MIDDLEBURG, Fla. – Middleburg's American Legion Post No. 250 and students at Lakeside Junior High took part in a table-setting ceremony Thursday to remember prisoners of war and those who are missing in action.
"Without knowing their history, they have no pride in it, and this is a perfect way of showing them,” said Danny Tarrant, a retired Navy corpsman.
Tarrant, a retired Clay County teacher, is a member of the American Legion Riders and hopes more people will appreciate veterans and remember them.
To honor those commonly called POWs or MIAs, the American Legion and the Lakeside students set a table to symbolize the military members who are “missing in our midst.”
The tradition of setting a separate table in honor of prisoners of war and missing comrades has been in place since the end of the Vietnam War. The manner in which the table is decorated is full of special symbols to help those who see it remember their brothers and sisters in arms.
The POW/MIA table is smaller than the others, symbolizing the frailty of one prisoner alone against his or her oppressors. The table is separate from others and can be set for one to four place settings to represent each service participating in the event.
Several items were placed on the table. A white tablecloth represented the purity of the service members' response to America's call to arms.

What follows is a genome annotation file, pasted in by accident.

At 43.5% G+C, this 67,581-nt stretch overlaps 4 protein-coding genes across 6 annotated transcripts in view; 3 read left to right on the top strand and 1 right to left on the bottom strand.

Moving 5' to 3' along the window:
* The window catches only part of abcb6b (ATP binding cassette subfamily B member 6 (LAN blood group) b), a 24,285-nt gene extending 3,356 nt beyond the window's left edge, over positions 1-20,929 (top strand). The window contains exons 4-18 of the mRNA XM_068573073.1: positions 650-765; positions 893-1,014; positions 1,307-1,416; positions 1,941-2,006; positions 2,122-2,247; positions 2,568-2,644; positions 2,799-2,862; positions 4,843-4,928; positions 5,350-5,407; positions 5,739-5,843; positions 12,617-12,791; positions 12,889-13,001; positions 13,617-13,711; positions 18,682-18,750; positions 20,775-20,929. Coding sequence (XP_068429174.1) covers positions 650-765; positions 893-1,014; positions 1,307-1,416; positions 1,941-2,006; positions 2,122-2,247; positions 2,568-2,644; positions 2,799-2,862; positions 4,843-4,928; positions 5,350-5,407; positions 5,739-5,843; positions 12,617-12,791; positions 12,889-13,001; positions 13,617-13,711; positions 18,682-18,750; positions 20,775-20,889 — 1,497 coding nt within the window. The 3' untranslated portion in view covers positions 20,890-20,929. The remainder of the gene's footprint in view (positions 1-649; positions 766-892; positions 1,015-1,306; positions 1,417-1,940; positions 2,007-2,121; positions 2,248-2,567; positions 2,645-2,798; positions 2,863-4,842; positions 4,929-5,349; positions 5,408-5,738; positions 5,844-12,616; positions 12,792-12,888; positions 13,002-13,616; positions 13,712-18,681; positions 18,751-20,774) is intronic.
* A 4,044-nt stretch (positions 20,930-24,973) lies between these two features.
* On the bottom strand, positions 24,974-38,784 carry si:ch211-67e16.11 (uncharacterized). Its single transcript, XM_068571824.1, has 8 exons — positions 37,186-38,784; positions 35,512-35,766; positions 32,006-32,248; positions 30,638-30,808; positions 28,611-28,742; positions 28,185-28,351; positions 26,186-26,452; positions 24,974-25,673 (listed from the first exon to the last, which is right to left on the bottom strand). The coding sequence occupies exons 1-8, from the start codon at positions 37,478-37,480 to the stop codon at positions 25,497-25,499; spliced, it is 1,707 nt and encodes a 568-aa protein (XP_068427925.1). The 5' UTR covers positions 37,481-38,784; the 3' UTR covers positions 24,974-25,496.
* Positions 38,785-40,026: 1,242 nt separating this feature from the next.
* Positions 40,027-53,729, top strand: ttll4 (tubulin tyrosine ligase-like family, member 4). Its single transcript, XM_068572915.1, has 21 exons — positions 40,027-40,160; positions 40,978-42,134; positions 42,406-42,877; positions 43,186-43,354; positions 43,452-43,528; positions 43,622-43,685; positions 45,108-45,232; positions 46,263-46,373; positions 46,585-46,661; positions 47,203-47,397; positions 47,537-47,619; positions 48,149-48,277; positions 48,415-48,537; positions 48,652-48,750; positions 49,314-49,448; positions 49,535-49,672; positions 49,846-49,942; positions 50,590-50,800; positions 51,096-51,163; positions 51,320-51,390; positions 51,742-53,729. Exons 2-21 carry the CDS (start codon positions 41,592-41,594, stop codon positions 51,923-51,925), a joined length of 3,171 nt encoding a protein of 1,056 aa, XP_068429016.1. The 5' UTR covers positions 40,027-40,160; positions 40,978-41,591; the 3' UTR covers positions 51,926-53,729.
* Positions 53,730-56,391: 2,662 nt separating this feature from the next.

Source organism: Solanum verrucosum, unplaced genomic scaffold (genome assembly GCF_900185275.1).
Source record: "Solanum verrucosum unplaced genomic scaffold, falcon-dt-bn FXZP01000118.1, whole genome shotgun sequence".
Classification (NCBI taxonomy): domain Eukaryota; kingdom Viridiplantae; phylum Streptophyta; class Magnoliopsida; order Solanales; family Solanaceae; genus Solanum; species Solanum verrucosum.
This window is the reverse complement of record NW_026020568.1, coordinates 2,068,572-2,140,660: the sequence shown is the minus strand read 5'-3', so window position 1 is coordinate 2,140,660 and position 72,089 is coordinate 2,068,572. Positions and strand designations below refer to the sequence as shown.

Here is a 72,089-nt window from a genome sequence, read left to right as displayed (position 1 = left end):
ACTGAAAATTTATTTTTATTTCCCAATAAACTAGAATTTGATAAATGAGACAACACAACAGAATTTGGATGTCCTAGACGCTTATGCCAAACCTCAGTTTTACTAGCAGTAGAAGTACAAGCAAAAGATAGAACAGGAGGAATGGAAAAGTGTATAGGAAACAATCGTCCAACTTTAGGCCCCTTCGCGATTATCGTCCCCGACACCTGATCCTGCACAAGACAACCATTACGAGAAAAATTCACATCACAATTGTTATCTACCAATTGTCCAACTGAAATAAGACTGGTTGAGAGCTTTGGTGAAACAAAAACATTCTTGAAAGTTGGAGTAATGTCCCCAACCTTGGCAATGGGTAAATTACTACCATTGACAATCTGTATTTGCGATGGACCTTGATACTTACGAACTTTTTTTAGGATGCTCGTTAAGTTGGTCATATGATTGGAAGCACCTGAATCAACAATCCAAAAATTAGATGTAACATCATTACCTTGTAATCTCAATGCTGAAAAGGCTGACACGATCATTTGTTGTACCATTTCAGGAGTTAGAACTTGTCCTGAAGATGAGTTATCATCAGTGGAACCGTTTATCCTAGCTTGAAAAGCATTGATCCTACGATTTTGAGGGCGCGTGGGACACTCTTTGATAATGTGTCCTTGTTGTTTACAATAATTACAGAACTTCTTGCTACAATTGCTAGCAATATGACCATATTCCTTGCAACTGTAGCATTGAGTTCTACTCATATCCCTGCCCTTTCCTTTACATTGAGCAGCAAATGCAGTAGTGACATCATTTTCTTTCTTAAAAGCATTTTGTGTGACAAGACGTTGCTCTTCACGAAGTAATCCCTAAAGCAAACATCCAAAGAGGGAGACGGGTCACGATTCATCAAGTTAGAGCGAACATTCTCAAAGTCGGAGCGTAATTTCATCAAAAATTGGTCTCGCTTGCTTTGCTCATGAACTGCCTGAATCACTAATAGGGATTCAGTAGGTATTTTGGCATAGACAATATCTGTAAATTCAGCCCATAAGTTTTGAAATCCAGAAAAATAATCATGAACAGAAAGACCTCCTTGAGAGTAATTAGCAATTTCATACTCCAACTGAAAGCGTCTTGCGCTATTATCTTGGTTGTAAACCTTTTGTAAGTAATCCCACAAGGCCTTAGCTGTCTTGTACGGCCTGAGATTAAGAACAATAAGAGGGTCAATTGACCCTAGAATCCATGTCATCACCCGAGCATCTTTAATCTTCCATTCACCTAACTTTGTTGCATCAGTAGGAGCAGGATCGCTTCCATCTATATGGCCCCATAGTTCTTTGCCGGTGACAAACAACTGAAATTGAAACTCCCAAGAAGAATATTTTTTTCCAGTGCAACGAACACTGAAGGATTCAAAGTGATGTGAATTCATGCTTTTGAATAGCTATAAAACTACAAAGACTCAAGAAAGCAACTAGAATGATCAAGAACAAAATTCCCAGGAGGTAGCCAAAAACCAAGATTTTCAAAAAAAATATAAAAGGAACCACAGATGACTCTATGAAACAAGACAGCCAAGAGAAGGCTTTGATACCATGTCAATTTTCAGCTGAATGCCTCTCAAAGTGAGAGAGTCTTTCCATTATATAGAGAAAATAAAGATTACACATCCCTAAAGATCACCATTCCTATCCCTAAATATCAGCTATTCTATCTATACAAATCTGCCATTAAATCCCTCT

And a yellow candle with a ribbon symbolized the everlasting hope for the return of those veterans.
"It is always emotional,” Tarrant said. “We never ever get used to the idea of something like this."
After the table was set, veterans answered questions from students, shining a new light on those fighting for our country.
"I feel sad for all the people who had to go through that and had family members lost somewhere,” seventh-grader Janae Jordan said.
"I also learned that you just don't take what they do for granted,” seventh-grader Logan Wilson said.
The entire table setting from the POW/MIA ceremony will remain inside the Lakeside Junior High library as a memorial so students can honor America's veterans.
“I kept thinking that it was a nice way to appreciate what the veterans have done for us,” seventh-grader Mayra Tirado said. "While we're going through small situations everyday, they're doing these big actions that impact our whole world."